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Seattle Redistricting Commission adopts final City Council District map

After more than a year of work, the Seattle Redistricting Commission has voted to adopt the Final City Council Districts Plan. The plan follows Washington state and Seattle City Charter regulations and considers months of public engagement and work with Geographic Information System experts and mapping tools. 

Members of the public can view the map at  

During the November 8 Seattle Redistricting Commission meeting, Commissioners voted on a resolution to approve the final map that had been adopted as a final draft on October 31. This map meets the requirement that the population of the largest district shall exceed the population of the smallest district by no more than 1% and all other boundary criteria articulated in the City Charter. The new Seattle District Council Map includes changes to all seven City Council electoral districts with the boundaries of Districts 1, 2, 5, and 6 expanded to increase their populations and the boundaries of Districts 3, 4, and 7 contracted to decrease their populations.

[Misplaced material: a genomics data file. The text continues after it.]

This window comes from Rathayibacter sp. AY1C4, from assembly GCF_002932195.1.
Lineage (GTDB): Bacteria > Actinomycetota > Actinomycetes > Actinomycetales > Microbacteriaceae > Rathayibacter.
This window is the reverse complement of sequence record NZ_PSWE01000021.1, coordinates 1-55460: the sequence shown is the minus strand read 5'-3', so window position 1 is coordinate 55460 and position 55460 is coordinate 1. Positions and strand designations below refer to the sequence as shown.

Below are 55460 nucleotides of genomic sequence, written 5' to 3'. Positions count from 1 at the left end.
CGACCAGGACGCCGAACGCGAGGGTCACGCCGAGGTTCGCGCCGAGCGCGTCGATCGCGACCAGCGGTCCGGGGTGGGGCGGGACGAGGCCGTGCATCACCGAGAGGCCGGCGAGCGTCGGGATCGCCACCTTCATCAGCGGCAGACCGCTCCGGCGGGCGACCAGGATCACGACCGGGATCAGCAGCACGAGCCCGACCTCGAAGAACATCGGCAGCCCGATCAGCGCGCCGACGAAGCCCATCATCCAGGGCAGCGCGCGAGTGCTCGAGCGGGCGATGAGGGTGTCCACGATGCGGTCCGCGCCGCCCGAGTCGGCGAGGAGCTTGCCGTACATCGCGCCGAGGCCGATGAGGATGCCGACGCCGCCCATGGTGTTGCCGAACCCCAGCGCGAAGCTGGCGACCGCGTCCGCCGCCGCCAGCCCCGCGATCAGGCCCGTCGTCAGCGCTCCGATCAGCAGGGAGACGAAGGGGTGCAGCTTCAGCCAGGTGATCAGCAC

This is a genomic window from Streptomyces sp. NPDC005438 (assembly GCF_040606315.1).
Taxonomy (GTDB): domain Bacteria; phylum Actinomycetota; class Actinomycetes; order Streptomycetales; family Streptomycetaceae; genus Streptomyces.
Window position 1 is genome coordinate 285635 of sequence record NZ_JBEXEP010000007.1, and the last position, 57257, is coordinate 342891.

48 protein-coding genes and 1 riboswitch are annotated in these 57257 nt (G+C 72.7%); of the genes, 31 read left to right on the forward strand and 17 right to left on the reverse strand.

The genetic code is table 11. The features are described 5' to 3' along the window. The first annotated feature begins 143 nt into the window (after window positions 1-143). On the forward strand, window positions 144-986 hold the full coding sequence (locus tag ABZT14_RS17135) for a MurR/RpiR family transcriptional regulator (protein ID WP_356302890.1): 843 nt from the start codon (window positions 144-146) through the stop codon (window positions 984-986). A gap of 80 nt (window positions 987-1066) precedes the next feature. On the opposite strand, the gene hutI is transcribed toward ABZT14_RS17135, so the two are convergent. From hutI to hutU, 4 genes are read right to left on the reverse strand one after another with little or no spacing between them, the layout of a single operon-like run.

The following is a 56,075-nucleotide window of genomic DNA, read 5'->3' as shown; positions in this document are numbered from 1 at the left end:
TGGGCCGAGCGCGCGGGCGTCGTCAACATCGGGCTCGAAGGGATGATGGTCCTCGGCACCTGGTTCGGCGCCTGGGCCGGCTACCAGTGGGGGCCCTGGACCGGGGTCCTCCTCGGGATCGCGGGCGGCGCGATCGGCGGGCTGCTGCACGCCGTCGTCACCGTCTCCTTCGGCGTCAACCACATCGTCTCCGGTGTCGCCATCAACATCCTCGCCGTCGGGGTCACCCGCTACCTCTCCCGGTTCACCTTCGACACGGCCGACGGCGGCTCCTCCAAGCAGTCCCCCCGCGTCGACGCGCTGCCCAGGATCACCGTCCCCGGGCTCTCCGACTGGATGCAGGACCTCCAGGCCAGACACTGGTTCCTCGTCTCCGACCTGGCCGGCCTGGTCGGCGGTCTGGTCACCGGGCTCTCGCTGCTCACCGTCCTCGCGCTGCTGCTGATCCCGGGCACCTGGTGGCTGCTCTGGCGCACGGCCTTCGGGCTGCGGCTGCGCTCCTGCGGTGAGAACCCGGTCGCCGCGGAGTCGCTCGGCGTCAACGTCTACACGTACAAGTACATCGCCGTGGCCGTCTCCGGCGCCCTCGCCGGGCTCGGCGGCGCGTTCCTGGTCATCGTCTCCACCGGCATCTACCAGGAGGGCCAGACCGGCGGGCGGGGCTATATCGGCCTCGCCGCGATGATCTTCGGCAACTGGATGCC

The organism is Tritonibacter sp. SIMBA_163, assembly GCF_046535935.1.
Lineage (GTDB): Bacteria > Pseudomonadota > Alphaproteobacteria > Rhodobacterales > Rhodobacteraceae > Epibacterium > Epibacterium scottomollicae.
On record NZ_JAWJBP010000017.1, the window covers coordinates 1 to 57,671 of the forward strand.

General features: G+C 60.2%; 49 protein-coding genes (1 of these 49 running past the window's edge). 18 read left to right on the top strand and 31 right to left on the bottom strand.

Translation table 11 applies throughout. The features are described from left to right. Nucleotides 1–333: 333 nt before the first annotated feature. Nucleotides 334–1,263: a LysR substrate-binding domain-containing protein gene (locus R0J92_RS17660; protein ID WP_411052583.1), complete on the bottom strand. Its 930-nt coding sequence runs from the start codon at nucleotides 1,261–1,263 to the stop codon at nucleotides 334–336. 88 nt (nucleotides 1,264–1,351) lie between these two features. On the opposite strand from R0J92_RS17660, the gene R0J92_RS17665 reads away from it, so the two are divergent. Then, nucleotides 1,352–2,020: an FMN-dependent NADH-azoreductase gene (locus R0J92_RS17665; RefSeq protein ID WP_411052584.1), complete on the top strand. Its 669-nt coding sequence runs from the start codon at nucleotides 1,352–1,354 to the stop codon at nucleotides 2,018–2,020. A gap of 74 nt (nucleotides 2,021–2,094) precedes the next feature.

View the NEW City District Council Map: 

For more information about the Seattle Redistricting Commission, visit

The Seattle Redistricting Commission is an independent, non-partisan body of five appointed Seattle residents that is responsible for redrawing the new Seattle City Council district boundaries to reflect the city’s population growth. The Commission follows City Charter mandated criteria using geographic information system (GIS) expertise and the latest 2020 Census data to draw new boundaries and produce districts that are approximately equal in population, compact and contiguous and not gerrymandered, and shall not consider the residence of any person. See first sentence and last sentence of Art. IV Sec. 2 Subdivision D(3): The Charter of The City of Seattle | Municipal Code | Seattle, WA | Municode Library. The Commission must also consider additional factors, such as following existing district boundaries, recognizing waterways and geographic boundaries, and acknowledging Seattle’s communities and neighborhoods.